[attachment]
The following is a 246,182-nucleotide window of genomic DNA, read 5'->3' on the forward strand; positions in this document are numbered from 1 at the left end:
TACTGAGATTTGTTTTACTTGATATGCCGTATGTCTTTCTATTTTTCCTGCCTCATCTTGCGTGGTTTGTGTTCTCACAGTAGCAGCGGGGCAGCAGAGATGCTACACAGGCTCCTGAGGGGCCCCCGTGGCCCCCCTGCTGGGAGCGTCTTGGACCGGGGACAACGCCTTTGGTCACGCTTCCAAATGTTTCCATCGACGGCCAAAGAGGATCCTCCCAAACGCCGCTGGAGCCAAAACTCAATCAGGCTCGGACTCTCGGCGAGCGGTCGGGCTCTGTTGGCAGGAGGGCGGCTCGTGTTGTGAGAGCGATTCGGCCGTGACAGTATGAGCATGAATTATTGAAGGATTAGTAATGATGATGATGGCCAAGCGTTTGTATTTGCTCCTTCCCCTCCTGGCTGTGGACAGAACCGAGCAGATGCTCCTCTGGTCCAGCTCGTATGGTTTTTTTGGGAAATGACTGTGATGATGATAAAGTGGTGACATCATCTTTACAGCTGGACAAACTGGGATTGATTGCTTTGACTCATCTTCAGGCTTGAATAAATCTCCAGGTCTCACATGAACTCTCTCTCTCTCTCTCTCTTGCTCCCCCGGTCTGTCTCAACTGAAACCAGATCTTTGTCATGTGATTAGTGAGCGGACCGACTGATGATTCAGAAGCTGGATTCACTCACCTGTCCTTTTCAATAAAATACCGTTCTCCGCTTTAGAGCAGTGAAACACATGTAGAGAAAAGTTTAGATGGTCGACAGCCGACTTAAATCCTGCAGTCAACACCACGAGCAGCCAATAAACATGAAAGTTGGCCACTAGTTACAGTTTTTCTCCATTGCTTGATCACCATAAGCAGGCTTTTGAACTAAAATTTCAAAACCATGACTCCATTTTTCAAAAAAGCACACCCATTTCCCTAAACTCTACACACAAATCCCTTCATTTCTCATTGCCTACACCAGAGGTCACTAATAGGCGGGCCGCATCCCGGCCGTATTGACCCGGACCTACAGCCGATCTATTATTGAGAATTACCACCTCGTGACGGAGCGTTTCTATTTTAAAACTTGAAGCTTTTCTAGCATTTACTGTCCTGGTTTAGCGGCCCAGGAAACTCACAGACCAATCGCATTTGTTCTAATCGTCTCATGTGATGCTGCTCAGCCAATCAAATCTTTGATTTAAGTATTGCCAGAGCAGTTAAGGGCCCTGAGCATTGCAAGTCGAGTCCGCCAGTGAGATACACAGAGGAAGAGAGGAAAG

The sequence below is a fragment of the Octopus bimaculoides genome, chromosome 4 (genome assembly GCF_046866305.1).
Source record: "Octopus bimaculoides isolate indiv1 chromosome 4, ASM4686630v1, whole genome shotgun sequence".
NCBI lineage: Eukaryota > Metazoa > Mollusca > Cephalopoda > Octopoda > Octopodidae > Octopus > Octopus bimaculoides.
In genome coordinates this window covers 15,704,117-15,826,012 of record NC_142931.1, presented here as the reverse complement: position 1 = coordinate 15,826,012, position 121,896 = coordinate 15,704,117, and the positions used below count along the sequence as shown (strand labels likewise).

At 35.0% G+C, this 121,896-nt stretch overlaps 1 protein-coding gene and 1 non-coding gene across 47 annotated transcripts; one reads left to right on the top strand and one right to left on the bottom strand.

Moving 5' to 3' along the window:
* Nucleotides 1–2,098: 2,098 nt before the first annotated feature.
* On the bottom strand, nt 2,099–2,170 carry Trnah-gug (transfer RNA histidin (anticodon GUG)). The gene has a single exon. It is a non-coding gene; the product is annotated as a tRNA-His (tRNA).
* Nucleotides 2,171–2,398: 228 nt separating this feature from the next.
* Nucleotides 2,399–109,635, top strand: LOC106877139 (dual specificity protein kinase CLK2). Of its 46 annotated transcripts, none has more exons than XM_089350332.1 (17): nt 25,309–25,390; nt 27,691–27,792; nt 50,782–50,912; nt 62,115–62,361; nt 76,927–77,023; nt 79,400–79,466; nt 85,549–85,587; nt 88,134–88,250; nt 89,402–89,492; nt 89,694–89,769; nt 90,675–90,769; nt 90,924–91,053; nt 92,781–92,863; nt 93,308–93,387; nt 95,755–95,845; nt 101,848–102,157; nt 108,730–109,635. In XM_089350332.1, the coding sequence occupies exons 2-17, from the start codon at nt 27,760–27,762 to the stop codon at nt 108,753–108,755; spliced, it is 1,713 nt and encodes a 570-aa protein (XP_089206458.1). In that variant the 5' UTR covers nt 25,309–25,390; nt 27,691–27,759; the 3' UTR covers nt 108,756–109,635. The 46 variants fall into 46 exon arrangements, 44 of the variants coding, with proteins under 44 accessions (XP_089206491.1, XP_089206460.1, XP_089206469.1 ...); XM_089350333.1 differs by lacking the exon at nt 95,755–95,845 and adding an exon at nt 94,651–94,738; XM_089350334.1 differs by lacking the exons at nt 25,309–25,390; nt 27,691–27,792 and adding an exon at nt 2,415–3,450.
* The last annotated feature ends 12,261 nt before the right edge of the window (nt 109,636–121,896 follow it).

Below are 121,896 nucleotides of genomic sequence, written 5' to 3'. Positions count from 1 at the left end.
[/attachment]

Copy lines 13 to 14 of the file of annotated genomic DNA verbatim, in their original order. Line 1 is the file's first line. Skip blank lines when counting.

* The last annotated feature ends 12,261 nt before the right edge of the window (nt 109,636–121,896 follow it).

Below are 121,896 nucleotides of genomic sequence, written 5' to 3'. Positions count from 1 at the left end.